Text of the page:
Who do you really like: be careful with Share Baits

By Rev. Marty Levesque

Share Bait is any post on a social networking site (typically a puzzle, optical illusion, political question, inspirational story, etc.), that asks for the user to share it with friends, with the objective of getting as much exposure or attention for the meme as possible.

These are often cute memes that we “Like” and “Share.” Usually, they are something innocuous like a church sign that reads, “whoever is praying for snow, please stop!!” (Pro-tip, it is I, I pray for snow, now you know.)

The point of these memes is to get as wide as possible an audience to “Like” and “Share” the meme, but also to “Like” the organization’s page. It is a communication tool in any organizations media toolbox.

The question though is not whether we share the meme or not, but rather is the organization asking us to “Like” and “Share” the meme representative of an organization we, as the church and representatives of the church, want to signal boost?

Many questionable organizations use this technique to gain “Likes” and then leverage your contacts to further propagate their message. And while the original meme may be innocuous or the political message may be one you personally agree with, signal boosting Alt-Right or Alt-Left organizations has consequences.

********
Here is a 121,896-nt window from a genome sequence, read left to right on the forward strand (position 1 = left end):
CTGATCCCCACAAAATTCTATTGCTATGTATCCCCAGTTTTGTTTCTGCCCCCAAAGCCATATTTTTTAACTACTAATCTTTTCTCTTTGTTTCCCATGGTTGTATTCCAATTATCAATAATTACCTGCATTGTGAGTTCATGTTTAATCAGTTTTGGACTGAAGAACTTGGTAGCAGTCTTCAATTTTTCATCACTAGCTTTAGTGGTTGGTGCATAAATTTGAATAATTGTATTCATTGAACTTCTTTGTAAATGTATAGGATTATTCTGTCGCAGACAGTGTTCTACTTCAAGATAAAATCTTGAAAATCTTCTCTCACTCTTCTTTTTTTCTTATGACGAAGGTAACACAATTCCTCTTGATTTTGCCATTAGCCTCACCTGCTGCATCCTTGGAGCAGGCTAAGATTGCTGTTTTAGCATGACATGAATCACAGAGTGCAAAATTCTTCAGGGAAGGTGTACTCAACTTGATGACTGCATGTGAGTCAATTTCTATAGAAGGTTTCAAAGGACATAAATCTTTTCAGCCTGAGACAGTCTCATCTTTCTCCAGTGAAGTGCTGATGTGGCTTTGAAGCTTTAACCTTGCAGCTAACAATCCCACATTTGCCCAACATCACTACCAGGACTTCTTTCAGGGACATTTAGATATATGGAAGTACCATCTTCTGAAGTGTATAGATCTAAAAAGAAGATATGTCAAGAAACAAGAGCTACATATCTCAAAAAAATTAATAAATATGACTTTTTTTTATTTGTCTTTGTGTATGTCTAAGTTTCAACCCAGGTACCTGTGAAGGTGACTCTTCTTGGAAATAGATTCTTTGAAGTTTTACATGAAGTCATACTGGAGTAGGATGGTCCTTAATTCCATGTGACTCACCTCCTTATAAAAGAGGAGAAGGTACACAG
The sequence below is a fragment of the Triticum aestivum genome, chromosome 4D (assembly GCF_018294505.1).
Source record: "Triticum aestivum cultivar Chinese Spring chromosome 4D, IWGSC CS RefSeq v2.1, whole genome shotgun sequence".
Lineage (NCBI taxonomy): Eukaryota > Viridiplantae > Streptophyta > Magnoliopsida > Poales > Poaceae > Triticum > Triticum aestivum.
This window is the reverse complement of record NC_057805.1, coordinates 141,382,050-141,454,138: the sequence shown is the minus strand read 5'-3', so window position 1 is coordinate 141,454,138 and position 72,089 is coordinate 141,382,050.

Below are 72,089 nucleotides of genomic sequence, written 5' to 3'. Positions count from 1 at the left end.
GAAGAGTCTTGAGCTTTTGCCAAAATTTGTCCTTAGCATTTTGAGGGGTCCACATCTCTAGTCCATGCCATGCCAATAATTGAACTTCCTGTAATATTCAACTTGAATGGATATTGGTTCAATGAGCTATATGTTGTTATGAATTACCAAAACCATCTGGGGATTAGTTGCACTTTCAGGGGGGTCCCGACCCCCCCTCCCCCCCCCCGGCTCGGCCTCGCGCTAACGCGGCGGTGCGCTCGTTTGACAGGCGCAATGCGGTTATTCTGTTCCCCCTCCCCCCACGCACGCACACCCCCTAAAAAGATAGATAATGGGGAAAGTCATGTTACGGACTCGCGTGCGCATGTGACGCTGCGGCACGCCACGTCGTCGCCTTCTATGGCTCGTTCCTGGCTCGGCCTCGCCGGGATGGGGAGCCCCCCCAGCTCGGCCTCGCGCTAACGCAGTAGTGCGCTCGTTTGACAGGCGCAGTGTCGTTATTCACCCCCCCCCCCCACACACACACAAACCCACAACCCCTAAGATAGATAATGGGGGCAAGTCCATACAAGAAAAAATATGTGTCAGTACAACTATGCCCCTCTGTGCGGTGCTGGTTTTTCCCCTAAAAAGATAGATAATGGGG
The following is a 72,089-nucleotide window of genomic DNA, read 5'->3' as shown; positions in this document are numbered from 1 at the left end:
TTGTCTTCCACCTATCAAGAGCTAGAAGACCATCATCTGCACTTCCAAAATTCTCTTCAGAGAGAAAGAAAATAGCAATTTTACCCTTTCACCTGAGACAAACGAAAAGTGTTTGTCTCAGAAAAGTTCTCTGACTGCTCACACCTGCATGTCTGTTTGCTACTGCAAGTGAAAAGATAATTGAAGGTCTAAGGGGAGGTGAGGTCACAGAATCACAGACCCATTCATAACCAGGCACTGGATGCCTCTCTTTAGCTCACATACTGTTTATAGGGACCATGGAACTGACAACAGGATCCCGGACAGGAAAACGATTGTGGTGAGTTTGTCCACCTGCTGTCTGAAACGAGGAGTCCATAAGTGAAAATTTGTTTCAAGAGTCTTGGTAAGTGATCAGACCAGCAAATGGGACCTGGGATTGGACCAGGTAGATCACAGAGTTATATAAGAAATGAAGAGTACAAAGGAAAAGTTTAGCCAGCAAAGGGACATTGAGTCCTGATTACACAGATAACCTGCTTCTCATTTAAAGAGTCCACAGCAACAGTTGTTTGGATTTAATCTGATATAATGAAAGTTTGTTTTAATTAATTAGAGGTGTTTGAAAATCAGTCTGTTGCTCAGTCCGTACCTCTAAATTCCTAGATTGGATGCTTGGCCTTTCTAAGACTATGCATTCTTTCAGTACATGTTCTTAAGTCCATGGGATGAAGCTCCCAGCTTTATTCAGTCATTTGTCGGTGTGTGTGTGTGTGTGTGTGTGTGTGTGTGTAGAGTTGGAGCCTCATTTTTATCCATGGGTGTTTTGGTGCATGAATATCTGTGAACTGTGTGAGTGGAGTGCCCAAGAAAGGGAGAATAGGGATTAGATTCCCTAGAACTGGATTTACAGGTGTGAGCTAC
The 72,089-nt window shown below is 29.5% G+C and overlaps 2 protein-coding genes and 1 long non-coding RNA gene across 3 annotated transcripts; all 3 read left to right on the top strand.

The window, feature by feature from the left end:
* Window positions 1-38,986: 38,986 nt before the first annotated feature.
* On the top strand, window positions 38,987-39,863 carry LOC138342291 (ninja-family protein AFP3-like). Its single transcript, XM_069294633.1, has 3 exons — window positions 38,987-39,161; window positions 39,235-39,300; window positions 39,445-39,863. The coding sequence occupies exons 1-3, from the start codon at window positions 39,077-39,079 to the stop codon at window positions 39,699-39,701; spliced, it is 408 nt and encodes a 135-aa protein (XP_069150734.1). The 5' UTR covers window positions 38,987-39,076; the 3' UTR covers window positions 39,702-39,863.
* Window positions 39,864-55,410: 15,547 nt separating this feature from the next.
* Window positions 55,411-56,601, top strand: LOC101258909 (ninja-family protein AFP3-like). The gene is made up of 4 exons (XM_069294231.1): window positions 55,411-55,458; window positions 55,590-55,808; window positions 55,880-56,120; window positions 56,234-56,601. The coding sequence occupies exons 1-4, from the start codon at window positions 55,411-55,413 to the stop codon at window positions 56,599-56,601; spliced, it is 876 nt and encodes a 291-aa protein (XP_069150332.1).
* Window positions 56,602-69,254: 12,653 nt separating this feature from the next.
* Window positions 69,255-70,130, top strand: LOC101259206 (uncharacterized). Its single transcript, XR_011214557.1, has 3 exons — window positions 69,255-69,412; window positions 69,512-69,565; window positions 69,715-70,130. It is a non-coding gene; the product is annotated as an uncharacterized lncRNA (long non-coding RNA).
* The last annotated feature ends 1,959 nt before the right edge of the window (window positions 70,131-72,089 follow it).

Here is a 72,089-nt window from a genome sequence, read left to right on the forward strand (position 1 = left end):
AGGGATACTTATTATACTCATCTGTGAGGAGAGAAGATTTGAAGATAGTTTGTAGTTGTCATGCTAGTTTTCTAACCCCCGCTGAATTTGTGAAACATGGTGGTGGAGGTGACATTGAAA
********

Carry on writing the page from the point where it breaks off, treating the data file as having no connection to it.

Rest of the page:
Before sharing a meme I will click on the link to the organization’s page and read their “about” section. I often scroll down the page and look through a few post and even read the dreaded comments section.

In short order, I am able to ascertain if this is an organization that I want to tie my reputation to or more importantly the reputation of the church.

For instance, one page I recently visited has these comments left on a post just down from a share bait meme. “That ugly nasty greedy no good money grubbing snot faced witch”; “The ugliest human dyke who ever existed”; and “I’m surprised that no one has shot her but maybe the bullets cost to much.”

Clearly, this is not an organization I want to associate myself with or the church. Nor is it an organization that I want to give any oxygen too for it does not represent a life in Christ, love of God and love of neighbour. And all it took was a single click and a few minutes.

Rev. Marty Levesque is the diocesan social media officer and rector of All Saints’ in Waterloo.
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